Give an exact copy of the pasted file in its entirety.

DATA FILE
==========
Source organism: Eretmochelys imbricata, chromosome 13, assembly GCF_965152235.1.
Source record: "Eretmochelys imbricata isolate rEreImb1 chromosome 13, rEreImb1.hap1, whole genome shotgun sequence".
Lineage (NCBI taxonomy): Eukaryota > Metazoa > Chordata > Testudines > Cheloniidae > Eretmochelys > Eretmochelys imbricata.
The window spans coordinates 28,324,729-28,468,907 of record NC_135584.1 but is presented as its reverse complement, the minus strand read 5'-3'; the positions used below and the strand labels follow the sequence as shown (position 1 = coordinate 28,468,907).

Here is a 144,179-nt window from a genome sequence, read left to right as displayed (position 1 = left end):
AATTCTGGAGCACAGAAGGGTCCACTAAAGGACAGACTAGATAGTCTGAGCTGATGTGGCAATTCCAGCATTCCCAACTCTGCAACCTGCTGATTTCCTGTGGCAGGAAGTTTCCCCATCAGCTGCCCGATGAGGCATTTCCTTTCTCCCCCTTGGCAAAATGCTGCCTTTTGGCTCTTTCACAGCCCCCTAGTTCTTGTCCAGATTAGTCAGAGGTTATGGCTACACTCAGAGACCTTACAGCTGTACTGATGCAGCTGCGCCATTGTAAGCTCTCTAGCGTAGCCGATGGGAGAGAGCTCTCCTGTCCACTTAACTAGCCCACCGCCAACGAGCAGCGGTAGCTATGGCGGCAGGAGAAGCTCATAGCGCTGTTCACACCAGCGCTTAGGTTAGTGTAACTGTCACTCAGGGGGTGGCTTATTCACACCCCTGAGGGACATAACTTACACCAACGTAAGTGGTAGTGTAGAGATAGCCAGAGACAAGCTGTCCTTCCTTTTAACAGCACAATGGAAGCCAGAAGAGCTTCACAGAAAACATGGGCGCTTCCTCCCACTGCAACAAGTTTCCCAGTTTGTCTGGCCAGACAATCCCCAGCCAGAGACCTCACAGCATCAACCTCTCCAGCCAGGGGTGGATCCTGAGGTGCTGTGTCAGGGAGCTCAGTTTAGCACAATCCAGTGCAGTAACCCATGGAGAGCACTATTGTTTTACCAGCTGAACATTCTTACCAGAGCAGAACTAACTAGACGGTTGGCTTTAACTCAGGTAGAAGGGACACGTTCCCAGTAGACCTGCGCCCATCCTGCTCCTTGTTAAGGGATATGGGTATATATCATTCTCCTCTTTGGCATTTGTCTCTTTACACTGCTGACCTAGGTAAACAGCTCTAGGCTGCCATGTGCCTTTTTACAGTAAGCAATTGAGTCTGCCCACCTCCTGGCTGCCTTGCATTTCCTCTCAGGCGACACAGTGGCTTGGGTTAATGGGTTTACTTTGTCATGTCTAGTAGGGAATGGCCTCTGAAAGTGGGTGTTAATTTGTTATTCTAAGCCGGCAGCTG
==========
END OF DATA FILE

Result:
Source organism: Eretmochelys imbricata, chromosome 13, assembly GCF_965152235.1.
Source record: "Eretmochelys imbricata isolate rEreImb1 chromosome 13, rEreImb1.hap1, whole genome shotgun sequence".
Lineage (NCBI taxonomy): Eukaryota > Metazoa > Chordata > Testudines > Cheloniidae > Eretmochelys > Eretmochelys imbricata.
The window spans coordinates 28,324,729-28,468,907 of record NC_135584.1 but is presented as its reverse complement, the minus strand read 5'-3'; the positions used below and the strand labels follow the sequence as shown (position 1 = coordinate 28,468,907).

Here is a 144,179-nt window from a genome sequence, read left to right as displayed (position 1 = left end):
AATTCTGGAGCACAGAAGGGTCCACTAAAGGACAGACTAGATAGTCTGAGCTGATGTGGCAATTCCAGCATTCCCAACTCTGCAACCTGCTGATTTCCTGTGGCAGGAAGTTTCCCCATCAGCTGCCCGATGAGGCATTTCCTTTCTCCCCCTTGGCAAAATGCTGCCTTTTGGCTCTTTCACAGCCCCCTAGTTCTTGTCCAGATTAGTCAGAGGTTATGGCTACACTCAGAGACCTTACAGCTGTACTGATGCAGCTGCGCCATTGTAAGCTCTCTAGCGTAGCCGATGGGAGAGAGCTCTCCTGTCCACTTAACTAGCCCACCGCCAACGAGCAGCGGTAGCTATGGCGGCAGGAGAAGCTCATAGCGCTGTTCACACCAGCGCTTAGGTTAGTGTAACTGTCACTCAGGGGGTGGCTTATTCACACCCCTGAGGGACATAACTTACACCAACGTAAGTGGTAGTGTAGAGATAGCCAGAGACAAGCTGTCCTTCCTTTTAACAGCACAATGGAAGCCAGAAGAGCTTCACAGAAAACATGGGCGCTTCCTCCCACTGCAACAAGTTTCCCAGTTTGTCTGGCCAGACAATCCCCAGCCAGAGACCTCACAGCATCAACCTCTCCAGCCAGGGGTGGATCCTGAGGTGCTGTGTCAGGGAGCTCAGTTTAGCACAATCCAGTGCAGTAACCCATGGAGAGCACTATTGTTTTACCAGCTGAACATTCTTACCAGAGCAGAACTAACTAGACGGTTGGCTTTAACTCAGGTAGAAGGGACACGTTCCCAGTAGACCTGCGCCCATCCTGCTCCTTGTTAAGGGATATGGGTATATATCATTCTCCTCTTTGGCATTTGTCTCTTTACACTGCTGACCTAGGTAAACAGCTCTAGGCTGCCATGTGCCTTTTTACAGTAAGCAATTGAGTCTGCCCACCTCCTGGCTGCCTTGCATTTCCTCTCAGGCGACACAGTGGCTTGGGTTAATGGGTTTACTTTGTCATGTCTAGTAGGGAATGGCCTCTGAAAGTGGGTGTTAATTTGTTATTCTAAGCCGGCAGCTG